Monday, 2 January 2012

Oryx and Crake by Margaret Atwood

My experience with all of Margaret Atwood's books has always been that they start off slowly, setting the scene in almost a plodding manner.  Like a snowball rolling downhill, page by page her genius becomes more and more evident until by the end of the book I am overwhelmed by her cleverness.  Every single time.  I now know that I need to stick with it, no matter my mood, because it will all come together and knock my socks off.  Her writing is like some kind of a puzzle photo; hundreds or thousands of tiny photos placed together and when you back up you realize that all together they have made one giant, miraculous, gorgeous photo of its own, nuanced and intricate and just plain clever.

I'm not going to summarise the story except to say that this is a novel set in the not too distant future at a time when the division between the corporate "haves" and the plebian "have-nots" is complete.  There is undercurrent of rebellion and sabotage, but the totalitarian society has virtually complete control.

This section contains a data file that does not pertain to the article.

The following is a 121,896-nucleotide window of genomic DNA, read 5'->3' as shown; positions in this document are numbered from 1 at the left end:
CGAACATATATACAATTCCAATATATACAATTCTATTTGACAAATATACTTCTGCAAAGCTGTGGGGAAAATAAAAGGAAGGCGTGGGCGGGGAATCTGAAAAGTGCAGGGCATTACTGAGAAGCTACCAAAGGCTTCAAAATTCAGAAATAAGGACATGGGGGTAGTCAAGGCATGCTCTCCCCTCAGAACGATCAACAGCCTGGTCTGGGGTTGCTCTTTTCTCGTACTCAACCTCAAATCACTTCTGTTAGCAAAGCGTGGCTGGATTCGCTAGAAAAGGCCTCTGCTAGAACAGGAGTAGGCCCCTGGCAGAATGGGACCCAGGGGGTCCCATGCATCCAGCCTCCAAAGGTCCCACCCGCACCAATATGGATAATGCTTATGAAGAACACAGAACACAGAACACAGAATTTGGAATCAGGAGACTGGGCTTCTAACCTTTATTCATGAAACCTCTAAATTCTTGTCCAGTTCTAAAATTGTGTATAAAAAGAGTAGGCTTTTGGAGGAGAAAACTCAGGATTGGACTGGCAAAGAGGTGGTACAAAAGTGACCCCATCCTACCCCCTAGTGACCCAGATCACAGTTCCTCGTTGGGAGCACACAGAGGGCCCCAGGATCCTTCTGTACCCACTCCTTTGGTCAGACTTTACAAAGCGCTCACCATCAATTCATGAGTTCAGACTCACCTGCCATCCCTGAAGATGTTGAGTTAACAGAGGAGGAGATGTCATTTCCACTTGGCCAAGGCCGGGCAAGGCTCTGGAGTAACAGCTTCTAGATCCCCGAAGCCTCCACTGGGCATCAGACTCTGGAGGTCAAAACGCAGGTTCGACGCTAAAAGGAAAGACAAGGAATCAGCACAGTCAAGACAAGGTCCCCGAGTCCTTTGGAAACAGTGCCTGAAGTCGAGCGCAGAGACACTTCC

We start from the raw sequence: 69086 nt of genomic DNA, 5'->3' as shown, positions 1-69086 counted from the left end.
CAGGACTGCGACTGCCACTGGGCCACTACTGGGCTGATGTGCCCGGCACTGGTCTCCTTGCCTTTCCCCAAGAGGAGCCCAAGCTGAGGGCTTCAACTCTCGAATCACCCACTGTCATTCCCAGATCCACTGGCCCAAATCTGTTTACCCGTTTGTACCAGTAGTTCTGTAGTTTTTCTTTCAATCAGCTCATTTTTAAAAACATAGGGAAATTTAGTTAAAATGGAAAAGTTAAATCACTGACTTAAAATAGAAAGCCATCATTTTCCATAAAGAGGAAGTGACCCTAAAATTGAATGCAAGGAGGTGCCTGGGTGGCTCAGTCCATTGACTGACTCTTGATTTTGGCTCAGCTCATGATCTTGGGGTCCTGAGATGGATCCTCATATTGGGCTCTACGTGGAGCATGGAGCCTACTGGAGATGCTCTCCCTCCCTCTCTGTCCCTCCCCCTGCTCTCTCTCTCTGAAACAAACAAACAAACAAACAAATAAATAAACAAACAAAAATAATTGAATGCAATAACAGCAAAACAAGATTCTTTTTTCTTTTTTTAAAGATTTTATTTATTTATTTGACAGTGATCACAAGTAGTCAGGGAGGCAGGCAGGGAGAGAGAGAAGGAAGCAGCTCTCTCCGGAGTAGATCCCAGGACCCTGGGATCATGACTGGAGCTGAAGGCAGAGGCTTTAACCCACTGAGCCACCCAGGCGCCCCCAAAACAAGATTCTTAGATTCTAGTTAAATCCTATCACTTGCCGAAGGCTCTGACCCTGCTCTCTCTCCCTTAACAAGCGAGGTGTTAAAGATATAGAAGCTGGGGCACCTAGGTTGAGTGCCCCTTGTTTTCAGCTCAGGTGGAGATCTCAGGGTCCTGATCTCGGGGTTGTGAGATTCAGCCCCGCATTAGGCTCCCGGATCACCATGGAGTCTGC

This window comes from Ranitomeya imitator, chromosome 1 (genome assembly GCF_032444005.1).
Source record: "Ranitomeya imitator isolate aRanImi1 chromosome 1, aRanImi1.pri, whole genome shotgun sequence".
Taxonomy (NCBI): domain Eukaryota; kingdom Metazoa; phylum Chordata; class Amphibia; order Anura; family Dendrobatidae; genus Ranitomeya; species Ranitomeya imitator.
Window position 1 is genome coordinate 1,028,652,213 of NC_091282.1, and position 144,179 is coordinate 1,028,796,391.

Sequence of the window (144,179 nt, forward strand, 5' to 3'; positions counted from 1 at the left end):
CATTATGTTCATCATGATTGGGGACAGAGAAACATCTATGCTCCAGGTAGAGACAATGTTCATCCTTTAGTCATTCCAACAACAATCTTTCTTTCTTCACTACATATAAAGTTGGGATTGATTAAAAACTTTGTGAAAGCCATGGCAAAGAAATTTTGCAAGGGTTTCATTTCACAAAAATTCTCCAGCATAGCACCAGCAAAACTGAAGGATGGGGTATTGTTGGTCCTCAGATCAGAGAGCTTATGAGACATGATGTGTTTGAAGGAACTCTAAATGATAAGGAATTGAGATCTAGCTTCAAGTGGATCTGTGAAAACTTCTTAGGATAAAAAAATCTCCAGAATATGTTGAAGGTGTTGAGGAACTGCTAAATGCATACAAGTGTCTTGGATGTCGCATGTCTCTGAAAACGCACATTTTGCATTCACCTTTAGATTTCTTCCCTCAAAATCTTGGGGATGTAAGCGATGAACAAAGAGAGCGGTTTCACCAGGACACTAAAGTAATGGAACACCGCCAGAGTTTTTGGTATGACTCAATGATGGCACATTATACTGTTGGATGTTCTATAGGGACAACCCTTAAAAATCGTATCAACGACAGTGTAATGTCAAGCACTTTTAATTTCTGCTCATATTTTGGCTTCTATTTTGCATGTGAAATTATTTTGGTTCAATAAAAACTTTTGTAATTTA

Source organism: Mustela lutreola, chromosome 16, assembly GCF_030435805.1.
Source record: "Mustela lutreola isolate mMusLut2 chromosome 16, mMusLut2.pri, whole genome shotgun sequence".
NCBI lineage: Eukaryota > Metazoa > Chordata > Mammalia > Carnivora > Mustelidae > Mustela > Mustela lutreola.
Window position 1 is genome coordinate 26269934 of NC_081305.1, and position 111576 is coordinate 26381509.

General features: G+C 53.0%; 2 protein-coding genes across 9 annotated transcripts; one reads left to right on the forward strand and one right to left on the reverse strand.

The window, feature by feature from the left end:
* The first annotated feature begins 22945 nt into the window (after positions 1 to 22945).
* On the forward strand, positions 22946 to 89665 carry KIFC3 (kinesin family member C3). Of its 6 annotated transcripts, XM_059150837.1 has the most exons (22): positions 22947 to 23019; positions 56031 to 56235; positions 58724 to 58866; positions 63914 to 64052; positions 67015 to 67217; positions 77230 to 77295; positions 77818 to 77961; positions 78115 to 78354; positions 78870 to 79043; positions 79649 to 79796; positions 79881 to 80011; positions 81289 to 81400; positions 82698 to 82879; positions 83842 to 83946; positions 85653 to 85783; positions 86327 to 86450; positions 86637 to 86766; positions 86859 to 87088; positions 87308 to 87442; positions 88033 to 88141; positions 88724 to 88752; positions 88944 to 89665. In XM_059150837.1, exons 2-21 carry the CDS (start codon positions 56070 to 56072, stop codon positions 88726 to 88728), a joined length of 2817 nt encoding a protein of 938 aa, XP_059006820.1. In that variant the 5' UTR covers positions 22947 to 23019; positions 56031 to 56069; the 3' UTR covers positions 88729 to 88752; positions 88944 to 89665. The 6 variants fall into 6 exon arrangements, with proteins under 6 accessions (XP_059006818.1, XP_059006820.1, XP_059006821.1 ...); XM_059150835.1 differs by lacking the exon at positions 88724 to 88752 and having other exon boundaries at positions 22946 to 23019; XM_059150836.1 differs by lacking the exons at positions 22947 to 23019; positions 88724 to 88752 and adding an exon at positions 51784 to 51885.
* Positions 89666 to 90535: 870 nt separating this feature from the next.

Margaret Atwood's nuanced language always makes me want to turn back to the first page as I finish one of her novels just to fill in all the blank spaces.  Those blank spaces can be frustrating the first time through if you get too caught up on trying to know all, and asking too many questions as you go.  Margaret Atwood's writing definitely rewards close reading and re-reading (my favourite kind of books).

Although I found the stories of Oryx's childhood very tense reading (fearing I was going to be reading something I did not want to read), my delicate sensibilities were not offended in the least.  In fact, it just made me love this book even more.  I thoroughly enjoyed this novel and will be searching out The Year of the Flood, the sequel to Oryx and Crake.

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